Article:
- 10 Jun 19
Ahead of the Forever Young festival in Naas this July, the Human League talk about their eclectic careers, and explain why they can't wait to come to Ireland to play their quiksilver hits.
Having sold 10s of millions of records and released some of the legendary synth-pop anthems which have defined '80s music, The Human League are back on the road again.
Now, the trio - made up of Phil Oakey, Joanne Catherall and Susan Ann Sulley - is set to headline the the 'Forever Young Festival', taking place in Naas this July. They'll be joined by some iconic names, including Holly Johnston, Kim Wilde, Jimmy Sommerville, Bonnie Tyler, and many more.
To celebrate their return to Ireland, Ed Power sat down with the band for an insightful chat about their career, early acclaim, and how they've managed to stick together throughout the decades.
Noted that the runaway success of Human League's third album, Dare, came for band members Catherall and Sulley when they were still in their teens, Sulley talks about the pressures of this period.
"None of us thought it would take off as quickly or as successfully as it did," she says. "As a 17 year old schoolgirl from Sheffield, that was quite hard to deal with at first. To this day I don't understand how people can enjoy being in the public eye."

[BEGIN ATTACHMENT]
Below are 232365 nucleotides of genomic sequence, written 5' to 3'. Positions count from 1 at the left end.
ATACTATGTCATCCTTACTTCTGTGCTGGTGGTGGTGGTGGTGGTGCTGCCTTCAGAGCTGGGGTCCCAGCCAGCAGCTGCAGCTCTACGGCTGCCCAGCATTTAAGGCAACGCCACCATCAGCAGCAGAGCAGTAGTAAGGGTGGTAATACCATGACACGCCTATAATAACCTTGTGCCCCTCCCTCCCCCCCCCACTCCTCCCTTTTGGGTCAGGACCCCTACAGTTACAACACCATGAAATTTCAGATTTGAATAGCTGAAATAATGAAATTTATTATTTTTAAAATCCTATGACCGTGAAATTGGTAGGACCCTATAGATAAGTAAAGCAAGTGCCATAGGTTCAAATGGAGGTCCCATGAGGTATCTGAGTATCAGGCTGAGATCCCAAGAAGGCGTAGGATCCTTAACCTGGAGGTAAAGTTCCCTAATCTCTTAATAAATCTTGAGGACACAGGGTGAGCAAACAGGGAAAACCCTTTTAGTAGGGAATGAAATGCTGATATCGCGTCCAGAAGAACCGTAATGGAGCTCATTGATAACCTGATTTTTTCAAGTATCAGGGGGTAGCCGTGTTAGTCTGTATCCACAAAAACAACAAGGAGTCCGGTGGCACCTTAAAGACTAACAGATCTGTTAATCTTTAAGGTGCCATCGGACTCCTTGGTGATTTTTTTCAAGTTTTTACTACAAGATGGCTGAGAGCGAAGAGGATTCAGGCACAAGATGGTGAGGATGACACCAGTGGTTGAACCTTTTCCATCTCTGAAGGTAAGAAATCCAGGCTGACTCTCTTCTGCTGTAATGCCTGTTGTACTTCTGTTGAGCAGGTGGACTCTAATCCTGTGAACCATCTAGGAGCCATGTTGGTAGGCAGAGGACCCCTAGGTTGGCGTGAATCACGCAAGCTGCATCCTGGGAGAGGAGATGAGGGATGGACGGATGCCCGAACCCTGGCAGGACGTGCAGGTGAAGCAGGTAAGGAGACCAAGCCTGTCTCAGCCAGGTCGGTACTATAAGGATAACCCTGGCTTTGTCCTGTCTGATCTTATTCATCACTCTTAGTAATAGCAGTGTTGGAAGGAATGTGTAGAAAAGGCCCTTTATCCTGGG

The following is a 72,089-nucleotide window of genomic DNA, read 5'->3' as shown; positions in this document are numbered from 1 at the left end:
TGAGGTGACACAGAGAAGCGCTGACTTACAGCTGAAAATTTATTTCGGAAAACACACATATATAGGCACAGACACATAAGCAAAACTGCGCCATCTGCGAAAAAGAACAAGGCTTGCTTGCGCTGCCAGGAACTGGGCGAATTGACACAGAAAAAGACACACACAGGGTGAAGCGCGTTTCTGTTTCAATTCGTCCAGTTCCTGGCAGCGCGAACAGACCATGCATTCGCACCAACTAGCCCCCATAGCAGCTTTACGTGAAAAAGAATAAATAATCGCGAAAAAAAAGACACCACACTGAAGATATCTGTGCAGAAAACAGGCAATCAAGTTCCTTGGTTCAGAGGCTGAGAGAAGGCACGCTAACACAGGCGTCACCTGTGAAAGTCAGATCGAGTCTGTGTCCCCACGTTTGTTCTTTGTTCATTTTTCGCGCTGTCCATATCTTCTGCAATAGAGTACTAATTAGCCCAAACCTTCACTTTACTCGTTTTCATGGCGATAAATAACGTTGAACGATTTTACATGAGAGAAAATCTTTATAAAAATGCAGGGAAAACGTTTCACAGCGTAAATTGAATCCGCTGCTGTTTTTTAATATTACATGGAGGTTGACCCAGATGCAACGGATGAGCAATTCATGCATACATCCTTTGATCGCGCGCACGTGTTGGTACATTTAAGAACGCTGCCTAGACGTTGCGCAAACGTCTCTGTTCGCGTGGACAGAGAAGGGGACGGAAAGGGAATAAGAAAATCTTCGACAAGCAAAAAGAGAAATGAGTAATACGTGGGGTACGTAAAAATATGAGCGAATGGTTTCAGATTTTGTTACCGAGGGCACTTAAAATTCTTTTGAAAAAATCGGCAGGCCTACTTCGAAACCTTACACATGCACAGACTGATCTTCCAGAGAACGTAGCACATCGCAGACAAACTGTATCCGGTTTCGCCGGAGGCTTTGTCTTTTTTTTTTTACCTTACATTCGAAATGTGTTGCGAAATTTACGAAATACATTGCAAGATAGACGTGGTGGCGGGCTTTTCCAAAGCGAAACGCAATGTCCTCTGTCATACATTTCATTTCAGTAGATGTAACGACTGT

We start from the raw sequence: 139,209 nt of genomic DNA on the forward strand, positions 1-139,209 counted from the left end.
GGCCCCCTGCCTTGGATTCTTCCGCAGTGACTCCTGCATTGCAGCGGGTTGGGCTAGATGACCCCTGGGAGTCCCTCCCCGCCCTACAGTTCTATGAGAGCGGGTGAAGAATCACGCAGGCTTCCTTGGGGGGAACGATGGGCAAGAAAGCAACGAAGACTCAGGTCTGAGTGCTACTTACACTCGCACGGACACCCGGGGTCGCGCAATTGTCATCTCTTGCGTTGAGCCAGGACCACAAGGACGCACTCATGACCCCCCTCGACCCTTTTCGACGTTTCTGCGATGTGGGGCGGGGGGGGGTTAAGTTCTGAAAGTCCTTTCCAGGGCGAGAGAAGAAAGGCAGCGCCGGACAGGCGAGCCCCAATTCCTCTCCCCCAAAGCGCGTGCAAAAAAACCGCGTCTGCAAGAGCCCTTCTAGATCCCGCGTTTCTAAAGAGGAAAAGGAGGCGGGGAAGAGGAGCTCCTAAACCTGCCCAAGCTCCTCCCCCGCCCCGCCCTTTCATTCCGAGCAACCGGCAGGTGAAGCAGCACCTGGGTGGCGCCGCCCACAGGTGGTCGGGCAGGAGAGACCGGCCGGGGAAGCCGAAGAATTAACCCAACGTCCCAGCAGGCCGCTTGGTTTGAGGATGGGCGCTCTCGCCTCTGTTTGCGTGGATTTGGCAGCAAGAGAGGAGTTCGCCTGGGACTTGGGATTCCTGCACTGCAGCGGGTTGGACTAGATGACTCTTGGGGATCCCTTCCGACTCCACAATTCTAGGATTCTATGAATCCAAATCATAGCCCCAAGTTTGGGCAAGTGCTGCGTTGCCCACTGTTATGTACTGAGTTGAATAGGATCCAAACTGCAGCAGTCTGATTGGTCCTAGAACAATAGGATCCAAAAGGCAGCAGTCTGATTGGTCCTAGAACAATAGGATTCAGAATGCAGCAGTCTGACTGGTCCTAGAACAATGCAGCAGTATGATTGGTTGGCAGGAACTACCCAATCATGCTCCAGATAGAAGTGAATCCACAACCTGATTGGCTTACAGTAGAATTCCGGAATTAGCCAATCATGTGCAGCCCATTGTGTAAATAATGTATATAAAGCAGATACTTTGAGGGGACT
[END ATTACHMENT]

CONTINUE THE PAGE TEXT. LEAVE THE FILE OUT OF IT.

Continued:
She also talks about how how the band has managed to negotiate leading separate lives, as well as maintaining their passion for the music, for decades.
"One of the reasons we've managed to keep going is that we all have separate lives," says Sulley. "When you're in a group and are at work it's very intense. You're together constantly. They only time you are apart is when you've a day off and you're in a hotel room on your own. it's nice to get back to Sheffield and say good bye to everyone and go and do your own thing."
You can read the full interview in the latest issue of Hot Press, which is out now. You can also order it online below: